Philemon, Apphia, Archippus and Onesimus were also from Colossae, and the church probably met in Philemon's house (Phm 1). Archippus was possibly the leader of the church at Laodicea (4:16-17). Philemon was also one of Paul's converts (Phm 19).

The church was predominately Gentile. Paul describes their past lives as, "once estranged and hostile in mind, doing evil deeds" (1:21). He also described how he made know the mystery of Christ to the Gentiles, meaning the Colossians (1:27). Also, the sin list contains characteristically Gentile sins (3:5-7).

In the Book of Revelation, the letter to Laodicea (Rev 3:14-22) shows the church shared the prosperity of the area, but that its witness was blunted. The church is described as "lukewarm", just as its water supply was also lukewarm. Hieropolis had medicinal hot springs, Colossae had fresh cold water. But Laodicea's water came through stone pipes from hot springs, so it was lukewarm by the time it arrived.

Later there was a large turning away and rejection of Paul in Asia (2 Tim 1:15), fulfilling the warning Paul gave to the Ephesian elders that false teachers would rise from within the church (Acts 20:29-30). However, church tradition suggests that Philip the evangelist, one of the Seven, moved to Hieropolis with some of his prophetic daughters.

In the second century, the Montanists arose in Phrygia. Montanus, their leader, predicted that the new Jerusalem would soon descend from heaven to Pepouza, a small village thirty miles north of Colossae. Montanism was also known by the church as the Phrygian heresy.

Date of the letter

Colossians, together with Ephesians, Philippians and Philemon (the prison epistles) were written from Rome around AD 60-62, about five years after the church was founded. Paul refers to his imprisonment (4:3,18). The letter to Philemon was delivered together with the letter to the Colossian church, by Tychicus (4:7), who is bringing Onesimus with him (4:9).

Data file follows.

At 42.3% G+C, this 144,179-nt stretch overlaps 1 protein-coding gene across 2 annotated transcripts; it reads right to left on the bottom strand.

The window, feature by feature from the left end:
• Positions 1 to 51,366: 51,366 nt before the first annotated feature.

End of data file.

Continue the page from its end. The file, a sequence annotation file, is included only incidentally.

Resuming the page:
Occasion of the letter

Epaphras had visited Paul in Rome (1:7), where he was also imprisoned (Phm 23). He conveyed the sympathetic greetings of the Colossians to Paul and to report a danger that was threatening the church. The gospel was bearing fruit and growing (1:6), but false teaching was being introduced which could obscure the gospel. Paul writes to refute the error by affirming the supremacy of Christ and the completeness of the church in him (2:9-10). His response is relatively mild, compared with Galatians or 2 Corinthians, perhaps because the false teaching had not yet made much headway into the church.

Style of letter

Colossians has a rich vocabulary, using fifty-five words which do not occur in any other of Paul's letters, and thirty-four words which occur nowhere else in the N.T.

Nature of the false teaching

Describing the exact nature of the "Colossian Heresy" is one of the great problems of N.T. scholarship. The church knew what Paul was talking about, but we don't to the same extent. We only have Paul's answer, not a description of the problem. What is clear, is that the Colossians were mixing Christianity with other religious thought and philosophies (2:8). So the basic problem seems to be syncretism, a blurring and perversion of the gospel, which Paul warns against.

The letter to Colossae addresses a series of questions which are particularly relevant to today’s world. This include: Is Christ the only true Saviour? Are the mystical claims and "revelations" of other religions valid? Is Christ the only way to find truth, or just one of many ways? How can we find the fullness of religious experience? These questions were being asked in Colossae in the 60's AD, but also in modern society with rise of the New Age movement, with a great and growing interest in astrology and eastern mysticism.

In Colossae, as today, there was a market place of religious ideas, from which people pick and chose what they like, regardless of whether these ideas fit together into a logical framework. In this way of thinking, there is no room for any claim to exclusive revelation, such as Jesus claiming to be the only way to God.